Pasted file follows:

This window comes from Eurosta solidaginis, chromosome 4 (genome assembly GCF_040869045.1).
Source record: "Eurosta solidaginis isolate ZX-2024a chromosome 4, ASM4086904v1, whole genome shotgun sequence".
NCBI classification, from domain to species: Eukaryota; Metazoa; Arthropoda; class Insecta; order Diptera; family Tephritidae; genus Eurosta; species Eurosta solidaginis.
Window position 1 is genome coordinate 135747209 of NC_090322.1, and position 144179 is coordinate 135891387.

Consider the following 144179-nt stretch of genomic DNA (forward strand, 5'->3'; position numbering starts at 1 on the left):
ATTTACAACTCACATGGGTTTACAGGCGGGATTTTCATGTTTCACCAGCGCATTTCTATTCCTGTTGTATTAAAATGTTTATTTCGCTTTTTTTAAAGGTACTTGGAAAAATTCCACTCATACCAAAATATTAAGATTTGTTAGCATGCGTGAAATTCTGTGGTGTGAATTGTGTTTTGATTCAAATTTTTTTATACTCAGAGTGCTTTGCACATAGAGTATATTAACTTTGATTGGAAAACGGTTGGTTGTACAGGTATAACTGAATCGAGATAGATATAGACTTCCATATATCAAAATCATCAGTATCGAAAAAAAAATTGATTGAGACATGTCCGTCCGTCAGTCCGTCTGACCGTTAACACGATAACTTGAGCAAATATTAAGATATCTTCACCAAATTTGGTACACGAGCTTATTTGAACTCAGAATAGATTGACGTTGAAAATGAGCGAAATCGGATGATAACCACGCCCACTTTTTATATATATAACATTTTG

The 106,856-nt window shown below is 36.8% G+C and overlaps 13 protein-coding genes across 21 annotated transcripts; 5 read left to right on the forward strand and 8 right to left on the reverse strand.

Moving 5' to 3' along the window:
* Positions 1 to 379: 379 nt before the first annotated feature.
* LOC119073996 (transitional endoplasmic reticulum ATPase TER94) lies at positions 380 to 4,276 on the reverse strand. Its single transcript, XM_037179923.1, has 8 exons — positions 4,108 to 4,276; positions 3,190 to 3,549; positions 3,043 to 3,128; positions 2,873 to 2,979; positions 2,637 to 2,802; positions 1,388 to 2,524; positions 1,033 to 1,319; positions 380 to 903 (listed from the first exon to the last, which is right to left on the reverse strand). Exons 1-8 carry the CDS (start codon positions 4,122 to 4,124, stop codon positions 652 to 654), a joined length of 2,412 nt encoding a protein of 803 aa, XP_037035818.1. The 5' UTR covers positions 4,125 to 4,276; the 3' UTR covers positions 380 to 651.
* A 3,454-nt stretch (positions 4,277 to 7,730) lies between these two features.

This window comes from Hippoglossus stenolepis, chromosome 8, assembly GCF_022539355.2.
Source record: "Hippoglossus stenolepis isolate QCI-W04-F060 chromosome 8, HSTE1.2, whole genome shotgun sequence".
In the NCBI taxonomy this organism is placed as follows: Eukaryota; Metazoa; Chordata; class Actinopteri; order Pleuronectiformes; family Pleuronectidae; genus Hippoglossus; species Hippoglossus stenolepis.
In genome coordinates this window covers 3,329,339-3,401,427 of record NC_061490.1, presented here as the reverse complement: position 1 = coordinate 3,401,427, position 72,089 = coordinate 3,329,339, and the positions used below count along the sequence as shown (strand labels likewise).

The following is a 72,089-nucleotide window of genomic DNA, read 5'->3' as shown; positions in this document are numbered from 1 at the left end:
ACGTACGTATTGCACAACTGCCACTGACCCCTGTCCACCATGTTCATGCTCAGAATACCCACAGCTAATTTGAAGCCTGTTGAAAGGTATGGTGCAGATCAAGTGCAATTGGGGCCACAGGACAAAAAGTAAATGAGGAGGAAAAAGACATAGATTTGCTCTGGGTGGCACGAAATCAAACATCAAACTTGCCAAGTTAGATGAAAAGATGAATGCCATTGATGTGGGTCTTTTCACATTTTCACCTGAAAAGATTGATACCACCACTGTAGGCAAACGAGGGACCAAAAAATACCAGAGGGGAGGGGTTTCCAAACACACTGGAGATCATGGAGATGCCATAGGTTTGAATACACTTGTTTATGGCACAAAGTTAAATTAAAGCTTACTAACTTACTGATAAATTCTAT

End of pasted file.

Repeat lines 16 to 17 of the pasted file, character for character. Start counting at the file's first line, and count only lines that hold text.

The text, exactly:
The following is a 72,089-nucleotide window of genomic DNA, read 5'->3' as shown; positions in this document are numbered from 1 at the left end:
ACGTACGTATTGCACAACTGCCACTGACCCCTGTCCACCATGTTCATGCTCAGAATACCCACAGCTAATTTGAAGCCTGTTGAAAGGTATGGTGCAGATCAAGTGCAATTGGGGCCACAGGACAAAAAGTAAATGAGGAGGAAAAAGACATAGATTTGCTCTGGGTGGCACGAAATCAAACATCAAACTTGCCAAGTTAGATGAAAAGATGAATGCCATTGATGTGGGTCTTTTCACATTTTCACCTGAAAAGATTGATACCACCACTGTAGGCAAACGAGGGACCAAAAAATACCAGAGGGGAGGGGTTTCCAAACACACTGGAGATCATGGAGATGCCATAGGTTTGAATACACTTGTTTATGGCACAAAGTTAAATTAAAGCTTACTAACTTACTGATAAATTCTAT